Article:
Characteristic features of PTSD include:
An experience involving the threat of death or serious injury to an individual or another person close to them (e.g. their baby).
A response of intense fear, helplessness or horror to that experience.
The persistent re-experiencing of the event by way of recurrent intrusive memories, flashbacks and nightmares. The individual will usually feel distressed, anxious or panicky when exposed to things which remind them of the event.
Avoidance of anything that reminds them of the trauma. This can include talking about it, although sometimes women may go through a stage of talking of their traumatic experience a lot so that it obsesses them at times.
Bad memories and the need to avoid any reminders of the trauma, will often result in difficulties with sleeping and concentrating. Sufferers may also feel angry, irritable and be hyper vigilant (feel jumpy or on their guard all the time).
It is important to remember that PTSD is a normal response to a traumatic experience. The re-experiencing of the event with flashbacks accompanied by genuine anxiety and fear are beyond the sufferer's control. They are the mind's way of trying to make sense of an extremely scary experience and are not a sign individual 'weakness' or inability to cope.
Yep, it does. Physically locking yourself in. Didn't you do the PND test with the health nurse or midwife after you had Max? There's a whole checklist. I'll try to find it or similar. Also check out www.beyondblue.org
Bubhub's info page on PND with links to support and information groups. http://www.bubhub.com.au/servicesdepression.shtml
You can't force her to go out, and having people pester at her to get out and about isn't going to help since it's just a symptom, not the cause. That's no practical help at all to you :( but all I can think of. She may have an underlying fear of something happening to her or her baby if she goes out, or it may be linked to not feeling adequate as a mum - ie, if you go out in public surely someone will notice you're not interacting properly with your baby.
No Martha - I saw a different health nurse every visit, and none of them ever did the test.:( Boo hiss. I wasn't very impressed with the care I received from them.
Thanks Janet interesting info. It's so hard to tell what's going on because she says so little about how she's really feeling. Maybe it's early days of PND rather than PTSD:confused:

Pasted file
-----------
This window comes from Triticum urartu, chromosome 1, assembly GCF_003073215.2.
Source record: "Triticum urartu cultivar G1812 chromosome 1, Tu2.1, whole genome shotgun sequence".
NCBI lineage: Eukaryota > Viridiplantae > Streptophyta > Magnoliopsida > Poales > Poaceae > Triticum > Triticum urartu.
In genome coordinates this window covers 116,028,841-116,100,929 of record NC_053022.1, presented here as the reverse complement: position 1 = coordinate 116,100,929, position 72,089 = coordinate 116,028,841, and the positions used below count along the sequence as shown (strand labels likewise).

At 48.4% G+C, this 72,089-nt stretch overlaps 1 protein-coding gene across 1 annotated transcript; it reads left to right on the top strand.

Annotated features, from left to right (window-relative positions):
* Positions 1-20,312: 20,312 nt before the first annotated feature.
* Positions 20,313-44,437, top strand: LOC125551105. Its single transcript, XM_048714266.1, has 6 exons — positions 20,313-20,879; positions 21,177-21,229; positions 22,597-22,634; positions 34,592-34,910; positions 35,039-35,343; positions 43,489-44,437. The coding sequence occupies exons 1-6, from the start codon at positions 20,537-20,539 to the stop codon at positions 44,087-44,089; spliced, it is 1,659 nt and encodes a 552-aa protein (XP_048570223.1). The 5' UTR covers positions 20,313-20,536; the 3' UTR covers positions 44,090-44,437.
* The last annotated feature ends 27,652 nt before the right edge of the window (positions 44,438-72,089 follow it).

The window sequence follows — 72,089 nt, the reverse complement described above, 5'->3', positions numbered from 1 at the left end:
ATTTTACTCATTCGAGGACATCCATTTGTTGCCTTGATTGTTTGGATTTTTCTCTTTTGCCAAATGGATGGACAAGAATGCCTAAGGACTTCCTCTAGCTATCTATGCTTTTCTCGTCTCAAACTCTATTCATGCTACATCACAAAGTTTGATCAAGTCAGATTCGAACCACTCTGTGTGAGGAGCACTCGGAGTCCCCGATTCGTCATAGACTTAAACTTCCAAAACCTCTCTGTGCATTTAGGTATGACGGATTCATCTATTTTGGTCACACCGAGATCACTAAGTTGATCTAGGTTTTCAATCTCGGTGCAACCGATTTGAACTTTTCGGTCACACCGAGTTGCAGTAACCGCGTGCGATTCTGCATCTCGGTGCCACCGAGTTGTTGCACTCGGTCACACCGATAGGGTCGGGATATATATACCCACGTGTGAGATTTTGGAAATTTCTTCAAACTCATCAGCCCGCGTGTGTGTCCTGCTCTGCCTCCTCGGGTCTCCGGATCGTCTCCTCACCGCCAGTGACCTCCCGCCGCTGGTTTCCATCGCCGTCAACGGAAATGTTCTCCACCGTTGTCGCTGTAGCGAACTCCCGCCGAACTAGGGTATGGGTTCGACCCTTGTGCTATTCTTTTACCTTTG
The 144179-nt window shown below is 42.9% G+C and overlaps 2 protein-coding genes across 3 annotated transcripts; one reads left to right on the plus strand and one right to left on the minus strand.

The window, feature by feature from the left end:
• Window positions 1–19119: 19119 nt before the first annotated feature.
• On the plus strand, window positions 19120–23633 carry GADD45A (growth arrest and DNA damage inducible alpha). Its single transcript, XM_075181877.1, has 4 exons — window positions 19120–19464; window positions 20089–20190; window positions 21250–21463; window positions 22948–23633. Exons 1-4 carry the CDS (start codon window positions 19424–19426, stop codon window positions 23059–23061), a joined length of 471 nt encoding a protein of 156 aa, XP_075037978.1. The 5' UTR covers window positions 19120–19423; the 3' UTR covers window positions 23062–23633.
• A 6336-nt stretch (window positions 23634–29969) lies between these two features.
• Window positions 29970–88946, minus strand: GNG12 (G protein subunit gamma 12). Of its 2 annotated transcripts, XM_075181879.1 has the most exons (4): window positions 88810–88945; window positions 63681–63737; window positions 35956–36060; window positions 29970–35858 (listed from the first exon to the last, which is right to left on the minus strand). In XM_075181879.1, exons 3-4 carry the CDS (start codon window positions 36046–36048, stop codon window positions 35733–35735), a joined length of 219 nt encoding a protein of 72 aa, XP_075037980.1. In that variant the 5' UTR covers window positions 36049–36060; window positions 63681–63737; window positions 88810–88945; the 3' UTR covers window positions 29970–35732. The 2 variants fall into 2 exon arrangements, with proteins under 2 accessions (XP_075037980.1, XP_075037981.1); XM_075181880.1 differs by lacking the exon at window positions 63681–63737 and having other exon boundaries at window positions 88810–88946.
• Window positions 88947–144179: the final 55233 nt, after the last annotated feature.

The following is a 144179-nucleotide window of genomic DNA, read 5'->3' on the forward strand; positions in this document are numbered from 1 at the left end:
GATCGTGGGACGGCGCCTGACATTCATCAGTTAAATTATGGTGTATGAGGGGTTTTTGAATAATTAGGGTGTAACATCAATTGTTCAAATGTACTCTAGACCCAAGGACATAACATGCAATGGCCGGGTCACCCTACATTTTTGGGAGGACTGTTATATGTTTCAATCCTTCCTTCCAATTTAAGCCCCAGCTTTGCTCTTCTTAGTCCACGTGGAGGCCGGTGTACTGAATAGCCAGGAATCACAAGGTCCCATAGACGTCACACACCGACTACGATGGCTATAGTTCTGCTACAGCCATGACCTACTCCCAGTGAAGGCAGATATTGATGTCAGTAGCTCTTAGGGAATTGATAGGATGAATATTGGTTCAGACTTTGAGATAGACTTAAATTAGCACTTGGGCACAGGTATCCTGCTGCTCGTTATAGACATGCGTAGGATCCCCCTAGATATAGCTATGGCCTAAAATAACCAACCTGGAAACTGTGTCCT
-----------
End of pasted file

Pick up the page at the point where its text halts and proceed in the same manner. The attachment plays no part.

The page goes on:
Good point Martha. She said that because she has been in so much pain, that she picks him up to feed him, and that's about it. She hasn't held him other than that.
Is it possible that now she will be physically recovering that the bonding process will just begin naturally? Or do you think she might have put up too many barriers?
Sorry, I know it's hard when you don't know her.
Sorry, not much help here Wattle, but I reckon it's great you're being proactive and getting info so you can help. I'm sure it will mean alot to her to know that you care about her and her family, and it sounds like you're already showing her that. If I were in her situation I'd be glad to have you to help!
Separation from your baby can cause a lack of bonding and we know that for some women that's a feature of PND although which came first is not always clear. A prolonged separation like that can definitely cause PTSD though which normally becomes apparent around the 4-6 month mark. Sometimes it's enough to just ask periodically how someone is and actually being interested in the answer will mark you out as different from most people! A pamphlet collection is always helpful :) "I'm here if you need anything" offers of physical support like cooking, washing or cleaning.
Once again I agree with JanetF on all aspects of advice.
Cathy you are a great SIL to show so much concern and compassion and worry.
Take care and hugs to you and the family.
Thanks girls, I hate feeling like I don't know how to help. I asked her if I could bring in some fresh fruit and something yummy to eat, but she said the hospital food was fine. It's not - it's disgusting. In her stay after delivering, I took her lots of yummy food, and she appreciated it so much because she said she couldn't stand the food there.:confused: